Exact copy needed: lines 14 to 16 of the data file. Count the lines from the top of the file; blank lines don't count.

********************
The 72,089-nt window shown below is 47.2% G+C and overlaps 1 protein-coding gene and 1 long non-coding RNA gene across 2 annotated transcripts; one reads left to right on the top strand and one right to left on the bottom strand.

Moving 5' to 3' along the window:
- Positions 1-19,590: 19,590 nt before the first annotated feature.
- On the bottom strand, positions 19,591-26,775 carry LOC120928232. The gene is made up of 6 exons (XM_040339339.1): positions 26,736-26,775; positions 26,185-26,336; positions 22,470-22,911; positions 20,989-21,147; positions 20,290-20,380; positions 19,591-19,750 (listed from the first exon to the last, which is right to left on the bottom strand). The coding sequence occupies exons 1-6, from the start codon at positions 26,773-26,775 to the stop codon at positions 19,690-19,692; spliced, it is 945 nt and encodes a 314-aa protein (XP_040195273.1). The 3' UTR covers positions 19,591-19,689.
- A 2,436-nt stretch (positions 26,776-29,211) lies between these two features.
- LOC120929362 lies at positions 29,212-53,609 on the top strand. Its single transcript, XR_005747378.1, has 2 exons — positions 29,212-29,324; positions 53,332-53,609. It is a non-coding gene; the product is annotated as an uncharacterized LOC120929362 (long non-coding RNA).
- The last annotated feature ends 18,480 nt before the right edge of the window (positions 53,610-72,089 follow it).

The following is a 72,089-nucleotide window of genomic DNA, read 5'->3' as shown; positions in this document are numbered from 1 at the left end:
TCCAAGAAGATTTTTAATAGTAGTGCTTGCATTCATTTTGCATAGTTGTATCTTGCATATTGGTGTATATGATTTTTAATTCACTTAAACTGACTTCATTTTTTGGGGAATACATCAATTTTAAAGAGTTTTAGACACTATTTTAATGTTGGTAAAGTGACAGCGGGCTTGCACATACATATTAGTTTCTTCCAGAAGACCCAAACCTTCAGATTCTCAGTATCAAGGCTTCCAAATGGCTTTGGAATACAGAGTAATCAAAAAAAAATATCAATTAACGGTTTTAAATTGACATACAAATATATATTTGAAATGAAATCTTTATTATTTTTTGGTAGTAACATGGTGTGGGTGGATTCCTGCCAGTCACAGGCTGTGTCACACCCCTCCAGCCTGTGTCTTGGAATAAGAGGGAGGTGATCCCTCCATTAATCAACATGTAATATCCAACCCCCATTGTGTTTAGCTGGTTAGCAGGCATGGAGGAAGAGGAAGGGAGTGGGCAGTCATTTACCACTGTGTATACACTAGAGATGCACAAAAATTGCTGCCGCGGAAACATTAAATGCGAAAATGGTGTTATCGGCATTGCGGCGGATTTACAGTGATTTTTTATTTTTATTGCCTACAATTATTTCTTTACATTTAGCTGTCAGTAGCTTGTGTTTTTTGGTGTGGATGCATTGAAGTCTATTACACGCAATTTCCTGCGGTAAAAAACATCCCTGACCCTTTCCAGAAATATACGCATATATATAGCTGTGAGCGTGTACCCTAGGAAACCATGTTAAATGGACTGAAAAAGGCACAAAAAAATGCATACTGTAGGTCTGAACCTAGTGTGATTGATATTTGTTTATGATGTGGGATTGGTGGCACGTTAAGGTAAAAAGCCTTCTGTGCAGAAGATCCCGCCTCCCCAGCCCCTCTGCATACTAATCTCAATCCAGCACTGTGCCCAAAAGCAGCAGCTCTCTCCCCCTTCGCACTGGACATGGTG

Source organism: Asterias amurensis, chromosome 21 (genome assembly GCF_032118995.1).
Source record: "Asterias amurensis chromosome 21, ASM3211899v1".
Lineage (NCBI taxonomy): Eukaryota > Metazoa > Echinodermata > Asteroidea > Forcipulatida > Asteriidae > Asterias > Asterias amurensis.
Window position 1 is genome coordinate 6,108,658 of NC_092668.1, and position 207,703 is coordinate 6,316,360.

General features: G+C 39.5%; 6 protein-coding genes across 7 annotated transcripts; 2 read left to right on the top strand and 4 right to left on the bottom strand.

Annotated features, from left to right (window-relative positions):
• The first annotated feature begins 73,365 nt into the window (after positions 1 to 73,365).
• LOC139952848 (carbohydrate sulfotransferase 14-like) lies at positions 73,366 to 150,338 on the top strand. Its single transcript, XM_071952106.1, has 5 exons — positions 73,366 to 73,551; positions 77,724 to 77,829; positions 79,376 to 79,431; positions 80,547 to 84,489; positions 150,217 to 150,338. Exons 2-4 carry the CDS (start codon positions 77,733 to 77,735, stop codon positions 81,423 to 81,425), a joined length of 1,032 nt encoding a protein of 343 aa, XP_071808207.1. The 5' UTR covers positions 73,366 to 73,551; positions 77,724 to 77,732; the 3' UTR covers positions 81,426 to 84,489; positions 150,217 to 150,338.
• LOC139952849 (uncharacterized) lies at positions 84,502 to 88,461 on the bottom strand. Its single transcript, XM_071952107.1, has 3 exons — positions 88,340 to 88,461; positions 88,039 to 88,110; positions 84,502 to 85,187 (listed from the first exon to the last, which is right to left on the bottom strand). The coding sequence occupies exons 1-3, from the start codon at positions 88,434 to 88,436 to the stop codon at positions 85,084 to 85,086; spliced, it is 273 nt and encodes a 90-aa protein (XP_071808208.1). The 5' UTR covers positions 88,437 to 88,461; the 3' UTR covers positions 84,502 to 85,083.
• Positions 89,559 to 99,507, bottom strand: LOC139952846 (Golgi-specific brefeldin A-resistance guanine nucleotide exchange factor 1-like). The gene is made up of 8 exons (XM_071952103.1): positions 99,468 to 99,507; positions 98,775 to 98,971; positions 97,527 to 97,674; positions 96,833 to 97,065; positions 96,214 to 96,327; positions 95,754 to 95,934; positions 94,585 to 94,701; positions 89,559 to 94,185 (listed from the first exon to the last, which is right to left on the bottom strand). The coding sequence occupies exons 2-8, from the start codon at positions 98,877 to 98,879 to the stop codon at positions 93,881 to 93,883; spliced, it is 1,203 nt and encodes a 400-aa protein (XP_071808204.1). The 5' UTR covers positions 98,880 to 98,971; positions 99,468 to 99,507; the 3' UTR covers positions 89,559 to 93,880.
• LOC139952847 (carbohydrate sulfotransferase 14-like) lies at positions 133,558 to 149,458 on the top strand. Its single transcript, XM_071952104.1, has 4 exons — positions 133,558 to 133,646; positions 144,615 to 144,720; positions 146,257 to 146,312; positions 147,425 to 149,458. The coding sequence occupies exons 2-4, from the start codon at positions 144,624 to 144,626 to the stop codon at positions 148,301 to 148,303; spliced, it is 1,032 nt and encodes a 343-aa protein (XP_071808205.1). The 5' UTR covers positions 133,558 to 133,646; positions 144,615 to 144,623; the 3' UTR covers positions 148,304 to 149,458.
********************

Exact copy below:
General features: G+C 39.5%; 6 protein-coding genes across 7 annotated transcripts; 2 read left to right on the top strand and 4 right to left on the bottom strand.

Annotated features, from left to right (window-relative positions):
• The first annotated feature begins 73,365 nt into the window (after positions 1 to 73,365).